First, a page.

'It's overwhelming': Minnesota healthcare workers share stresses of latest COVID surge

Staff at Methodist Hospital say the latest COVID surge is overwhelming, and they're urging more people to get vaccinated.

The latest COVID-19 numbers show that new cases are still on the rise in Minnesota. Meanwhile, the number of ICU beds filled with COVID patients is also rising.

The latest surge is having extraordinary impact on hospitals. At Methodist Hospital, it is as full as it’s ever been at any time during the pandemic - and both doctors and nurses say it shouldn’t have to be like this.

At the very place that strikes notes of compassion, another wave of COVID is testing both emotional strength and medical capacity.

"We are in the midst of what I would call another surge," said Lori Belz, the Methodist Hospital nurse manager on floor six west.

Belz pointed out the med-surg unit, saying all 28 rooms are occupied – 19 of them COVID patients.

On a floor of nearly all COVID patients, nurses now monitor a bank of oxygen sensors from a wall of monitors that resemble a small television studio. It’s one of the many medical innovations of the pandemic.

But, even with the technology and improving treatments, COVID is still a medical monster. 

"I think that’s the biggest thing I can tell you, it’s very unpredictable for each person. And we just do our best to help treat and get everybody on the road to recovery," Belz said.

Tragically, some get worse. Four floors down in the ICU, several patients are struggling for their life – and there’s barely room for more.

"Right now, we’re one bed in, one bed out. So, we’re pretty much at capacity," said Adam Karlen, ICU Clinical Nursing Director.

There are 22 ICU beds, and when FOX 9 visited, five were treating COVID patients. The surge comes as Methodist Hospital is also serving more non-COVID patients, and healthcare workers say that’s putting pressure on the entire system.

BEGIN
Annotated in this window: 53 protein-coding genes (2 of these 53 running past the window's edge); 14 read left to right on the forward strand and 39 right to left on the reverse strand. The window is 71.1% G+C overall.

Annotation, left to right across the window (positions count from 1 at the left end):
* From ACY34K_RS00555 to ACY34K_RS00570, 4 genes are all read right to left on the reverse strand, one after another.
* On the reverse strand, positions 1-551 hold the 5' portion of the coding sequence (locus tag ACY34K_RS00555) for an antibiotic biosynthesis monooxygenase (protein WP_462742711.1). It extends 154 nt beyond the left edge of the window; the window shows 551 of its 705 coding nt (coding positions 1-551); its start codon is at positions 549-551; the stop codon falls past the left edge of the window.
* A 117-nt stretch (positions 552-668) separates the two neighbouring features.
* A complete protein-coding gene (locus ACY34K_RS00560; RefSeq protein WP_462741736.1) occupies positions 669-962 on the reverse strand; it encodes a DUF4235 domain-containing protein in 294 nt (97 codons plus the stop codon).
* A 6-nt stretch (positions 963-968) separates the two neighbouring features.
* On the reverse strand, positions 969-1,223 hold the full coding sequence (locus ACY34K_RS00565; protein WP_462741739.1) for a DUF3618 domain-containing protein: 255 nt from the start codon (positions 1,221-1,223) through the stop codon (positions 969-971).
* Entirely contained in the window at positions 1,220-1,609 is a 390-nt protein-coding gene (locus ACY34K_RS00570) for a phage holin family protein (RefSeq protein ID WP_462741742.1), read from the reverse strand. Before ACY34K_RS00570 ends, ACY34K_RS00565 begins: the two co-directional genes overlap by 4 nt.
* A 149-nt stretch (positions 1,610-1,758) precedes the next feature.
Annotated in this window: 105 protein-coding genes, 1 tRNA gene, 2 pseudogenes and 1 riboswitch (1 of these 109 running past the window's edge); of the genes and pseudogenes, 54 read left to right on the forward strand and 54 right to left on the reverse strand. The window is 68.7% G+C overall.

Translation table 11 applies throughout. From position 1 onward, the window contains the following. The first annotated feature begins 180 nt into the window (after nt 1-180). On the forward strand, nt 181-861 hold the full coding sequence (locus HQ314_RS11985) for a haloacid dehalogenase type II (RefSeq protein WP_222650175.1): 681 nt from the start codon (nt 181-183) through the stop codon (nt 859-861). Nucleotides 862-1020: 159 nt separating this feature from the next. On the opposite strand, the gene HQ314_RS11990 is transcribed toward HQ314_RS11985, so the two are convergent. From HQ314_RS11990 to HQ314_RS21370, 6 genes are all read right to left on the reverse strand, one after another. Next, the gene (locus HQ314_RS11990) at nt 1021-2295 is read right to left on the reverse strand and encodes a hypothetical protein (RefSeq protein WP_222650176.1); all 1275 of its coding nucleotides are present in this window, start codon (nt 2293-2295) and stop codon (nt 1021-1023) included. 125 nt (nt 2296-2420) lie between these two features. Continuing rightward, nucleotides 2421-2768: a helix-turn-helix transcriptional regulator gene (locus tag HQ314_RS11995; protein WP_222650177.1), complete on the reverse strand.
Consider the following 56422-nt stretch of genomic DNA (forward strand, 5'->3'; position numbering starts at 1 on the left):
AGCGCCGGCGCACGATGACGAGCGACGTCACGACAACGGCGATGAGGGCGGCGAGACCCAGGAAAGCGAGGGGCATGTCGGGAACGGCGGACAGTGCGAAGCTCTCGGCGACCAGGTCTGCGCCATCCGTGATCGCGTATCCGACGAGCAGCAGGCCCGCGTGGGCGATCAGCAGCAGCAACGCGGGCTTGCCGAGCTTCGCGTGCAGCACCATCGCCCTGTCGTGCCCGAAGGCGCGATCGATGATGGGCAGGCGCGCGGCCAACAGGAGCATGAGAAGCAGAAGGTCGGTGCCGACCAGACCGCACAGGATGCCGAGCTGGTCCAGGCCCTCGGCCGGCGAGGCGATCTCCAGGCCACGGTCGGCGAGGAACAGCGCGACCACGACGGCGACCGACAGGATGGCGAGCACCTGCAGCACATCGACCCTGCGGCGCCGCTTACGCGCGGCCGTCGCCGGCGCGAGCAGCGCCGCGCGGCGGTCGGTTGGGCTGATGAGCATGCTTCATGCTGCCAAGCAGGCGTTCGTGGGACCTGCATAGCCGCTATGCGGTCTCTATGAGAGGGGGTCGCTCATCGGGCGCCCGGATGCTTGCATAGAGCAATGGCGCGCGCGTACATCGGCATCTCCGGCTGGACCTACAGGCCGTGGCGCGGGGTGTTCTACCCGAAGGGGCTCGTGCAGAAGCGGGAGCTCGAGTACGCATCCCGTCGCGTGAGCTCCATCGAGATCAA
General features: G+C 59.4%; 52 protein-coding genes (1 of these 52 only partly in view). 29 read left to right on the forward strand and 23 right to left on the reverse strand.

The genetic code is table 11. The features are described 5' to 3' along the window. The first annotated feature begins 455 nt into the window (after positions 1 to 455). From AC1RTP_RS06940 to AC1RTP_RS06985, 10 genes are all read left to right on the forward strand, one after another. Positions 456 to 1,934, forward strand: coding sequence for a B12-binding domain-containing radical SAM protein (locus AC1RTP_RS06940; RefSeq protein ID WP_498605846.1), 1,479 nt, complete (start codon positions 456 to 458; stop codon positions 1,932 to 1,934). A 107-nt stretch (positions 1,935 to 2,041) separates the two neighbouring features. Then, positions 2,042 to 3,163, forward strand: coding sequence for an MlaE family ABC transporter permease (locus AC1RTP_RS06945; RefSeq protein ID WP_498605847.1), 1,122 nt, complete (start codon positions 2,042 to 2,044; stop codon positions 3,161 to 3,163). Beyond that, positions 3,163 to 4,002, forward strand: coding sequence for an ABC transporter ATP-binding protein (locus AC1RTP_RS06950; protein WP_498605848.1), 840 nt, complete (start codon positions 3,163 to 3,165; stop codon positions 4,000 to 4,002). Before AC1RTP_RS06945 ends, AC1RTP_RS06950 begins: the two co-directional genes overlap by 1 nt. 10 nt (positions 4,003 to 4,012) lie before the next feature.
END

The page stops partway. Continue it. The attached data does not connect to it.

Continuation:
"We are seeing the hospital right now as full as it’s been really at any point in the pandemic," said Dr. Sannes, Methodist Hospital Infectious Disease Specialist.

It’s a trend at happening at hospitals across Minnesota. According to latest department of health data, there is a 7,400 bed capacity across the state. As of Friday, 6,800 beds were full. Additionally, 1,100 ICU beds were occupied, just 78 shy of total capacity.

Many of those cases are preventable.

"Really only one patient here in the ICU [is vaccinated] and that’s really been our caser this summer. We think one patient who was vaccinated who did end up on a breathing machine…all of our other COVID patients have been unvaccinated," Karlen said.  

And doctors say that’s what’s leading to the surge.

"We’re in this one right now, though, because of that last third, this virus is looking for targets. A third of the people out there are still targets," Dr. Sannes said.

That means more patients could be getting sick with COVID.

Lindsay Mastous has worked in the Methodist ICU for 19 years. She said it’s never been as emotionally draining as it is now.

"It’s traumatizing, and you think, ‘I don’t know how much I can take of this,'" she said. "The last weekend, having one death on Friday… and then I couldn't even be in the room because I was stuck in another patient's room, and this poor person died peacefully, but I couldn't even be in the room to hold his hand."

The nurses admit they’ve all had to build emotional walls to get through the surges - but even the toughest of walls develop cracks.

"I'm going home and I'm having to cry to my husband. The moment you let your guard down, you just, you feel it all - and it's overwhelming," Mastous said. "We're losing our soul. We're losing our strength to be able to keep doing this."

"I think for our staff, for their morale, it’s just so difficult to see patients dying who we think we may have been able to prevent it with the vaccine," Karlen added.

Dr. Sannes believes that they are likely to see more cases during the next two weeks, which is why he is asking those who don’t yet have their vaccine to get it now and prevent themselves from becoming a target.